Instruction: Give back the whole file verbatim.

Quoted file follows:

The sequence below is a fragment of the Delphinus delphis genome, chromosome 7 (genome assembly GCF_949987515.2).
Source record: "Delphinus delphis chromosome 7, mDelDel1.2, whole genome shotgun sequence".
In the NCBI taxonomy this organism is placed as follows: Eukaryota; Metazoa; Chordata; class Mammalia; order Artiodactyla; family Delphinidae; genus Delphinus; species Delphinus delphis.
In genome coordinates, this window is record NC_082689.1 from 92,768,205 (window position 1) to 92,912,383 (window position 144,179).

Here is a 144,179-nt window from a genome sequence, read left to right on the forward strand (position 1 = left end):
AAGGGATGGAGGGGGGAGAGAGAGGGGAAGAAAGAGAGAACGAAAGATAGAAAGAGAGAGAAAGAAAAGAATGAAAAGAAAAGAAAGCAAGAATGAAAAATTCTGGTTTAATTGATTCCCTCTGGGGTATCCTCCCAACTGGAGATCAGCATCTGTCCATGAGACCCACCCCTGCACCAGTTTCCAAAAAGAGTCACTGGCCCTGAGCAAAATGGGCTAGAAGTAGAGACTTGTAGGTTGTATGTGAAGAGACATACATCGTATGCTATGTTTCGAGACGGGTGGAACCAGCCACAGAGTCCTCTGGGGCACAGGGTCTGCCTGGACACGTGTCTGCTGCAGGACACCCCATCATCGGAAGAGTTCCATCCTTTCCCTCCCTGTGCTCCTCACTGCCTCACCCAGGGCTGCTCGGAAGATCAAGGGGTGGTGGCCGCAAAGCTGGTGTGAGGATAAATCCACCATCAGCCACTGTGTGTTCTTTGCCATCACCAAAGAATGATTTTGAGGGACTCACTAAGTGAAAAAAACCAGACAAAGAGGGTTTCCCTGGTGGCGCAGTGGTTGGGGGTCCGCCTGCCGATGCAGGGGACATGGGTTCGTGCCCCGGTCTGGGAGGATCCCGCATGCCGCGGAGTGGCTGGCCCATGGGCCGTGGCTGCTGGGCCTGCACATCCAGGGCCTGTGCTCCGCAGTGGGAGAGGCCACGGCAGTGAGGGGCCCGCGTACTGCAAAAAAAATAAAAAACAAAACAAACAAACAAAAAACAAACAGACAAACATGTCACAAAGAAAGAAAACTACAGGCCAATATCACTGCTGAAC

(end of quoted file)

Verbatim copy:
The sequence below is a fragment of the Delphinus delphis genome, chromosome 7 (genome assembly GCF_949987515.2).
Source record: "Delphinus delphis chromosome 7, mDelDel1.2, whole genome shotgun sequence".
In the NCBI taxonomy this organism is placed as follows: Eukaryota; Metazoa; Chordata; class Mammalia; order Artiodactyla; family Delphinidae; genus Delphinus; species Delphinus delphis.
In genome coordinates, this window is record NC_082689.1 from 92,768,205 (window position 1) to 92,912,383 (window position 144,179).

Here is a 144,179-nt window from a genome sequence, read left to right on the forward strand (position 1 = left end):
AAGGGATGGAGGGGGGAGAGAGAGGGGAAGAAAGAGAGAACGAAAGATAGAAAGAGAGAGAAAGAAAAGAATGAAAAGAAAAGAAAGCAAGAATGAAAAATTCTGGTTTAATTGATTCCCTCTGGGGTATCCTCCCAACTGGAGATCAGCATCTGTCCATGAGACCCACCCCTGCACCAGTTTCCAAAAAGAGTCACTGGCCCTGAGCAAAATGGGCTAGAAGTAGAGACTTGTAGGTTGTATGTGAAGAGACATACATCGTATGCTATGTTTCGAGACGGGTGGAACCAGCCACAGAGTCCTCTGGGGCACAGGGTCTGCCTGGACACGTGTCTGCTGCAGGACACCCCATCATCGGAAGAGTTCCATCCTTTCCCTCCCTGTGCTCCTCACTGCCTCACCCAGGGCTGCTCGGAAGATCAAGGGGTGGTGGCCGCAAAGCTGGTGTGAGGATAAATCCACCATCAGCCACTGTGTGTTCTTTGCCATCACCAAAGAATGATTTTGAGGGACTCACTAAGTGAAAAAAACCAGACAAAGAGGGTTTCCCTGGTGGCGCAGTGGTTGGGGGTCCGCCTGCCGATGCAGGGGACATGGGTTCGTGCCCCGGTCTGGGAGGATCCCGCATGCCGCGGAGTGGCTGGCCCATGGGCCGTGGCTGCTGGGCCTGCACATCCAGGGCCTGTGCTCCGCAGTGGGAGAGGCCACGGCAGTGAGGGGCCCGCGTACTGCAAAAAAAATAAAAAACAAAACAAACAAACAAAAAACAAACAGACAAACATGTCACAAAGAAAGAAAACTACAGGCCAATATCACTGCTGAAC